Making little girls cry
Scars of divorce vs. scars of war
March 22, 2005
I don't know what it is about tears of a little girl that just stops me
in my tracks, no matter how fast
I'm going in my life.
Years ago my cousin, who had just separated from
her husband decided to stay with us after my repeated requests
with her to do so. She was the typical Iranian girl who wanted
to get out of Iran so badly that she married a promise. This guy's
grandmother was a neighbor of my aunt's and upon seeing
my cousin, thought she would be a good candidate for her beloved
grandson in the U.S. He was an engineer, a rarity among Iranian
men in the U.S.!
After ceremonies in Iran and the U.S. by both
families, she arrived here and found out that Shaaszdeh
Pessar -- Prince Charming -- was in fact a public-transportation-facilitator-engineer,
i.e. taxi drivee. And he was addicted to narcotics.
It gets better and
After living with this loser for a couple of years,
my brilliant cousin had an epiphany: a child would save the marriage!
A little girl, cuter than a bug's ear and amazingly
sheytoon was what I saw when she was about two. "T" had
long curly hair,
of grandpa on Mom's side, pulled back and tied in a pony
tail. She had little hands with long fingers, an innocent
face and lips that looked like she was about to cry any moment.
She was lovely and one could not help but hug her.
I loved her from the minute I saw her. My wife
and I don't have any kids but I have always told her that
if we ever decide
to, I would only want one just like her, a little girl with curly
"T" managed to make me love her more and more when
moved to California and stayed with us. She was a disturbed child
of a divorce and for the
most part did not have a father figure in her life.
She suffered from the fights, shouting,
and whatever else that goes on in a pre-divorce home.
Gradually "T" calmed
down and became a normal girl. At nights, when I would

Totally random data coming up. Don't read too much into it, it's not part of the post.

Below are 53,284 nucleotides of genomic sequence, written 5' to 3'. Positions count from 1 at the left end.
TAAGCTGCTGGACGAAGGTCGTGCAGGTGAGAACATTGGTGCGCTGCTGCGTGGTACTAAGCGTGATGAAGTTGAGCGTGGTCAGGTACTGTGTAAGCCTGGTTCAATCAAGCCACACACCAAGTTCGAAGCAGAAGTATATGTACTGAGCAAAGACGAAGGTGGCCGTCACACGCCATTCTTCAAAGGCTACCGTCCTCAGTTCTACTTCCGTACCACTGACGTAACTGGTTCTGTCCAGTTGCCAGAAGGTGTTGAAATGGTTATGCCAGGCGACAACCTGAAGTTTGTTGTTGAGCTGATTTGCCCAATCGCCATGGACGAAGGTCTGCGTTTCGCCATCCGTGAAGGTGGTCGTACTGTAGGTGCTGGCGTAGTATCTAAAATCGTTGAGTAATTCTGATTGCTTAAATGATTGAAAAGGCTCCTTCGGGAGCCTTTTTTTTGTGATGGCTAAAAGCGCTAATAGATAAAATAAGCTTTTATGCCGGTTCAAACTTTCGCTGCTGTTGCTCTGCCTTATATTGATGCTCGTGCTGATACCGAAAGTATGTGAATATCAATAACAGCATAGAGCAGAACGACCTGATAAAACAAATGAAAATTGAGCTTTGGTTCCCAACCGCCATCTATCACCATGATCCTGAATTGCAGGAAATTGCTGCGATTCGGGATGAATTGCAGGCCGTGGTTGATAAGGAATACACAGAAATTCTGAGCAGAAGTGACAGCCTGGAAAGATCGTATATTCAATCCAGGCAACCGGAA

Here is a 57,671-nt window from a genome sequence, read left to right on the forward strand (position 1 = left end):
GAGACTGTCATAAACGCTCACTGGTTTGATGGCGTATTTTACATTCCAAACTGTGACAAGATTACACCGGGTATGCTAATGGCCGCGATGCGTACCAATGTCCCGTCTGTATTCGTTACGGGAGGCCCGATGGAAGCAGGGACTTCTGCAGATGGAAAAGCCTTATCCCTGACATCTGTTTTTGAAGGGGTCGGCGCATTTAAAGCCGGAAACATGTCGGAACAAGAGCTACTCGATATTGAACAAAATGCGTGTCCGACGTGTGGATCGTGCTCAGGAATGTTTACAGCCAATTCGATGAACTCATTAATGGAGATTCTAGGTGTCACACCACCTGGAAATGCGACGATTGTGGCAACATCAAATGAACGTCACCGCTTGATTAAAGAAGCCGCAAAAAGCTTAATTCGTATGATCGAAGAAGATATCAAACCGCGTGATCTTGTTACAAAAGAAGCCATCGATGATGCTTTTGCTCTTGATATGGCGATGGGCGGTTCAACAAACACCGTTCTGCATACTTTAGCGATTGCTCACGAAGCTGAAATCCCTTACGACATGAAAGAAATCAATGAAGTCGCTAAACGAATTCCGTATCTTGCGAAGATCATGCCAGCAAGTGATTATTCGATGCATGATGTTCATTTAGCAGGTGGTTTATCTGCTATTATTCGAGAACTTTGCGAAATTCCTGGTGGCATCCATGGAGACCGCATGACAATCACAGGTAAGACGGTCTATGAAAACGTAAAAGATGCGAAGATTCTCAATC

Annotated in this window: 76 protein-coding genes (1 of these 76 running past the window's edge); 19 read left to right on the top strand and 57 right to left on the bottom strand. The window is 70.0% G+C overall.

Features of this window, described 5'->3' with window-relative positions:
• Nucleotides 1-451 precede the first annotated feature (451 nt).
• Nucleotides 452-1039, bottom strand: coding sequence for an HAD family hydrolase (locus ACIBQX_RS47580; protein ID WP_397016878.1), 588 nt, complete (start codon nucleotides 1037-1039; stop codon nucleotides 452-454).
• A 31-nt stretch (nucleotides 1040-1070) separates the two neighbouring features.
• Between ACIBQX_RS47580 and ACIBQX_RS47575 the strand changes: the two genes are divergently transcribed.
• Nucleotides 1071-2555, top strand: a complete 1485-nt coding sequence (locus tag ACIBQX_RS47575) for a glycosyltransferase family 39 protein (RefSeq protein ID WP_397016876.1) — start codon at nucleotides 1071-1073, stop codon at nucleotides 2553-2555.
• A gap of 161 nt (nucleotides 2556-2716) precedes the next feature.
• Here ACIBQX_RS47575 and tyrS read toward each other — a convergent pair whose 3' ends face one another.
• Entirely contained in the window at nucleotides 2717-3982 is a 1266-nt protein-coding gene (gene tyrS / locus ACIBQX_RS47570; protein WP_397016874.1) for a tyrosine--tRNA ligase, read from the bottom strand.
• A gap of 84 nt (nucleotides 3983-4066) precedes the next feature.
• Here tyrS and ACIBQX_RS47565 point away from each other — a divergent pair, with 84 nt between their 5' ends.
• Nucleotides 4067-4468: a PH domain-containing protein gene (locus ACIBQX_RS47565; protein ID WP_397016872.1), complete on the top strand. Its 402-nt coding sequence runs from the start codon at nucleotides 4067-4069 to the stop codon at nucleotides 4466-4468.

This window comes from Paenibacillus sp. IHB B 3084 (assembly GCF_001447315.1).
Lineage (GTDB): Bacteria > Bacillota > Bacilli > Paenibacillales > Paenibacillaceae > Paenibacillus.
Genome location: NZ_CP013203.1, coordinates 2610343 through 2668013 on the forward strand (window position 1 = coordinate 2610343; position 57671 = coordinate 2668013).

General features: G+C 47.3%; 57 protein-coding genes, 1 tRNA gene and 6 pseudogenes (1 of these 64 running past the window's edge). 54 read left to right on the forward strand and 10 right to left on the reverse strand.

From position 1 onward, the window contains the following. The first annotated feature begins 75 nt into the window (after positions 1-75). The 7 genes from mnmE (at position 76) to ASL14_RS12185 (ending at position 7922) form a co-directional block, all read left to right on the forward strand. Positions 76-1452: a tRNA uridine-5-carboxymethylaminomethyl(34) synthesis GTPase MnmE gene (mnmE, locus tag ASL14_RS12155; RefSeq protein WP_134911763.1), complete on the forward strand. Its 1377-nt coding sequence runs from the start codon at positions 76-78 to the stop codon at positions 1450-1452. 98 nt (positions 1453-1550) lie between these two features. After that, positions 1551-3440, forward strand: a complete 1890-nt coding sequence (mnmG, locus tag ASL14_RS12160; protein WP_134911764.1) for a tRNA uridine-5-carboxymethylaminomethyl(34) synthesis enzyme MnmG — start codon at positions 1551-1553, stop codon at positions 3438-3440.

come home from work, she would run the length of the house, bare
(again courtesy of her Grandpa) and jump into my arms. She called
Hamid", Da-ee Hamid, (daee is uncle on mother side). For
the few months they stayed with us, she was the daughter I never
My cousin eventually got married again, this
time to a wonderful man who became more of a father to "T" than
anyone else could have.
"T" is now 14. She is not a little girl any more;
she is starting to look like a woman. Almost my height, sophisticated,
well spoken in English and Farsi. I still love her and think about
her and cannot help but to feel sad for her. I always have and
perhaps always will. Maybe only because the way she looked as a
I wrote about a little girl in Mexico, frightening
fireworks, where she had almost the same look, with hair pulled
a pony tail. She got my attention and brought back all the sad
feelings I had about "T".
This morning checked my Yahoo email and
read the news. One of the headlines read: "Doctors blast official
civilian dead" . When I clicked on it, the first thing that came
up was the picture of a little girl, with curly hair, pulled
back into a pony tail and eyes filled with tears asking, "Why"?
I connected with her and wanted to reach through my computer screen
to hug her, as if she was "T".
Then Ebi's song came to my mind: "kee
ashkaato paak mikoneh" (who will wipe your tears)? "T" has plenty
of people to wipe her tears and give her love, but what about
the little girls in Iraq? Are you listening King George? Why do
you want to create an atmosphere that makes little girls